Shifting between narratives, the play winds through a mountain of prosaic exposition as the characters talk about where they’re coming from and where they’d like to be (or in the case of Yaz, about neighbors and acquaintances whom we never see). The emails between the two cousins are about as exciting as the ones you may have received from your accountant cousin in Buffalo. Under Torres’ direction, the performances, which can often salvage and even elevate a so-so drama to great heights, lack texture and credibility. Only Marayati garners empathy as a kind and open man looking to bridge cultures and build friendships.
The staging (scenic design by Se Hyon Oh) does not help. The desert scenes are played out on the floor of the proscenium, without an effective backdrop to add ambience. The kitchen, always visible, is positioned upstage on a rise, in a cramped space that allows for little movement and makes for poor visibility. All I could see of Bocanegra much of the time was her back.
The best moments in the production are the musical interludes played by accomplished Puerto Rican guitarist Nelson González.
LATC, 514 S. Spring St., downtown Los Angeles; Fri.-Sat., 8 p.m.; Sun., 3 p.m.; Mon., 7:30 p.m.; through March 19. Thelatc.org.
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The 2018 Oscars Are Woke, But Hollywood Can Get Woker by Recalling Its Past
In the Golden Age of Hollywood, producers knew that social issues sold tickets. It’s a lesson the film industry might be ready to re-learn.
At first glance, this year’s Academy Awards ceremony and nominations seems as woke a lineup as the Oscars has ever offered. Films and actors honored touch on topics as varied and vital as LGBTQ love (Call Me By Your Name), veterans and overt racism (Mudbound), liberal covert racism (Get Out), police corruption (Three Billboards Outside Ebbing, Missouri), and the importance of the press (The Post). Jimmy Kimmel returns as host, after a year where he eased into the working-class champion role his bro schtick always aspired to but never quite nailed until now.
Expect much self-congratulation for these Brave New Oscars during the show, along with shoutouts for #TimesUp and digs at Trump (even as the show’s producers want it to be “a giant commercial for the movie business” instead of anything political). But the nominees also show that Hollywood will practice punch-card progressivism until it realizes what the Louis B. Mayers, Jack Warners and other movie moguls of yesteryear never forgot: social issues sell.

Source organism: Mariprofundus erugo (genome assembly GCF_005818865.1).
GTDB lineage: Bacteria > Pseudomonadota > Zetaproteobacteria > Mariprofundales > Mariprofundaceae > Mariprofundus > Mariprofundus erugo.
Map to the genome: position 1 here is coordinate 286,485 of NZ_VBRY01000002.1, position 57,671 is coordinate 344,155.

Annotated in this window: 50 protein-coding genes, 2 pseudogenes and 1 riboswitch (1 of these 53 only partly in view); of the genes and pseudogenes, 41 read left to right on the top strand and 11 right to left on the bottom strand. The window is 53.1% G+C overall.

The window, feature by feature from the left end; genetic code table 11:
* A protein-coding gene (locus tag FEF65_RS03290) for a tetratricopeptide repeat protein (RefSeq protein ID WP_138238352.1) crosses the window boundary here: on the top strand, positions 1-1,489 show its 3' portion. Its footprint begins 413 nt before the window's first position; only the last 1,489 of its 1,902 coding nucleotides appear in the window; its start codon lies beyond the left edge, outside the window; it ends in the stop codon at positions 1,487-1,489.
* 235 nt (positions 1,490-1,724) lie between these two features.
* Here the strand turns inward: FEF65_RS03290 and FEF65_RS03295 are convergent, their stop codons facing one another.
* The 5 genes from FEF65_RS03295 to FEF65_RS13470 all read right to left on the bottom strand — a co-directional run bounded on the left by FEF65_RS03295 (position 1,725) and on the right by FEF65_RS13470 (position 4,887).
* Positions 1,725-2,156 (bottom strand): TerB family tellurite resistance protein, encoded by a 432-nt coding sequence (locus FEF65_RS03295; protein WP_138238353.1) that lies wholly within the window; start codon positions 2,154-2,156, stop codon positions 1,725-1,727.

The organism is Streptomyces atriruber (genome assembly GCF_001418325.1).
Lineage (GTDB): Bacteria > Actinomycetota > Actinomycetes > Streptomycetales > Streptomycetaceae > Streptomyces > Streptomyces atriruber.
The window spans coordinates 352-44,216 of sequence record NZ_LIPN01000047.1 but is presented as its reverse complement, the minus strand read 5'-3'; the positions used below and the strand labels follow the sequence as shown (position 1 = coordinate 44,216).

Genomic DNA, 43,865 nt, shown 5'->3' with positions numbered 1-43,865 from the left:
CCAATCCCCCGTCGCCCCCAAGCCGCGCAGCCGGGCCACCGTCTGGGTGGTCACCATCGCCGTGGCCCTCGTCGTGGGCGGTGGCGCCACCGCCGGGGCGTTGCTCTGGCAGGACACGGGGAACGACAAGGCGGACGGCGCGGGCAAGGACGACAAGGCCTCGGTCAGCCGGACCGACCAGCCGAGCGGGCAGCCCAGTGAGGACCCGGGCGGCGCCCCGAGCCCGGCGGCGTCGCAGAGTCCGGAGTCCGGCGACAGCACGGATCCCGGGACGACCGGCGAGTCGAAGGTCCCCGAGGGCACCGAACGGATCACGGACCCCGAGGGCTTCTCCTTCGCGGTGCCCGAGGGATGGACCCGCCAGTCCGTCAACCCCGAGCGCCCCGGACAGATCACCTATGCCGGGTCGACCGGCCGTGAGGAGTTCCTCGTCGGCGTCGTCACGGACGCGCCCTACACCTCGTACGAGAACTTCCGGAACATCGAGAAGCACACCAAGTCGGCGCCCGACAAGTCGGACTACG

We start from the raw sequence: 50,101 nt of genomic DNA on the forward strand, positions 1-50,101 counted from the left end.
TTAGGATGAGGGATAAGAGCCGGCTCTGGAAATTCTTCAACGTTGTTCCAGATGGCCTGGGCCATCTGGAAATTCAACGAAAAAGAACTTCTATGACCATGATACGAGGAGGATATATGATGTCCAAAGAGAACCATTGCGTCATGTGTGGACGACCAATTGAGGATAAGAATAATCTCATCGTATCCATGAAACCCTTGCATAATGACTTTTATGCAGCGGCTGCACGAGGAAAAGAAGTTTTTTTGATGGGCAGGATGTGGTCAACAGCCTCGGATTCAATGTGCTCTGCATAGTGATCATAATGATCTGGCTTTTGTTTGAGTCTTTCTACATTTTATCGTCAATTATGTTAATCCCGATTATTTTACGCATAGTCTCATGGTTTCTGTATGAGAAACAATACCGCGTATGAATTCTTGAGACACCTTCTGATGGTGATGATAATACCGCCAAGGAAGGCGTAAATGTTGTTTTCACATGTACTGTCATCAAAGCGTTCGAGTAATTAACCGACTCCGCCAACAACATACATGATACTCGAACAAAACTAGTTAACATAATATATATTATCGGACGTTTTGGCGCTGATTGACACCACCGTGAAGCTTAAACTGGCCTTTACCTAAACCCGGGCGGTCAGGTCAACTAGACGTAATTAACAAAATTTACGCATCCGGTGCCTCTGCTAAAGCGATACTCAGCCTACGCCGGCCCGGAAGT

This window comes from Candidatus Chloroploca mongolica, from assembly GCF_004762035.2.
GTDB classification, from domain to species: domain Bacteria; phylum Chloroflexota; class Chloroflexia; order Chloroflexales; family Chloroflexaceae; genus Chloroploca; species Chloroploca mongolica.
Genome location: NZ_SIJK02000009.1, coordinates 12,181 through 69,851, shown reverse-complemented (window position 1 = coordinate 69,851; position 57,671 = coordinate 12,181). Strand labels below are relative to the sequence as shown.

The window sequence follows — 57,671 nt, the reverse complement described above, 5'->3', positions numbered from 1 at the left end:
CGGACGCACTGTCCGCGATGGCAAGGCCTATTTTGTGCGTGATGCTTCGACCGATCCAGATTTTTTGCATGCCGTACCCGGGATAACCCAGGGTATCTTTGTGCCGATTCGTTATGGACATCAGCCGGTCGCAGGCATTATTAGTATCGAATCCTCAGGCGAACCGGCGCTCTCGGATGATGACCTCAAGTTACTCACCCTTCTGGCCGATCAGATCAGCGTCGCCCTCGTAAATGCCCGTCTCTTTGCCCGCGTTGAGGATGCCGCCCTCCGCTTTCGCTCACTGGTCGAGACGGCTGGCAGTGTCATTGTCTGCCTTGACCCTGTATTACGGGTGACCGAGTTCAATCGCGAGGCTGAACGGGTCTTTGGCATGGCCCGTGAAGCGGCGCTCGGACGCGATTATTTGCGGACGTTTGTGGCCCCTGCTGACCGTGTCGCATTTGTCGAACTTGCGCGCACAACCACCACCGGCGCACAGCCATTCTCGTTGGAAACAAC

The 2018 nominations show we’re in a golden age of African-American characters, stories, and talent, and that a purge of the industry’s toxic masculinity translates into better films. But it’s as if Hollywood feels that tackling those two longstanding problems absolves it of trying to address anything else. Just look at today’s pressing issues that big-budget films in 2017 ignored: homelessness, class inequity, the housing crisis, gentrification, climate change and more.
And in an age where diversity matters more than ever, Hollywood’s depiction of Mexicans remain problematic. The touching Pixar film Coco (nominated for Best Animated Picture) notwithstanding, Hollywood still doesn’t seem to want to cast Mexicans as anything else than the maids, janitors and security guards that executives and screenwriters encounter in their public and private lives, and the criminals that the media and politicians obsess over. Chris Rock’s ruthless 2014 Hollywood Reporter essay on the lack of representation still rings true: Hollywood keeps Mexicans in a “slave state.”
The studios need to look at their own past to see that reflecting society’s people and problems are an easy moneymaker. Consider the films of the Great Depression, more relevant than ever. Films like I Am a Fugitive from a Chain Gang, The Grapes of Wrath, Sullivan’s Travels, Gold Diggers of 1933 became beloved because they openly attacked the institutions that dared afflict the afflicted. Same with the 1970s: Rocky, Saturday Night Fever, Coming Home, Network and others harshly depicted the Me Decade all the way to the Oscars and massive ticket sales.
Two of this year’s most prominent Best Picture nominees show a way forward for producers. The Shape of Water (directed by proud Mexican Guillermo del Toro) used a supernatural parable to critique our federal government’s xenophobia. Get Out similarly used the horror genre to deliver its message. Both are in some ways the most Old Hollywood of the Best Picture bunch, as they recalled Universal Studios’ historic monster movies (imagine a ride based on Get Out? Actually, you don’t have to: it’s called South Orange County).
The Shape of Water and Get Out each grossed over $100 million worldwide despite tiny budgets. Couple that with this month’s record-breaking Black Panther, and the studios should realize that progressive films ought to be the norm, not a niche.
A New Documentary Unspools the Life of Malcolm X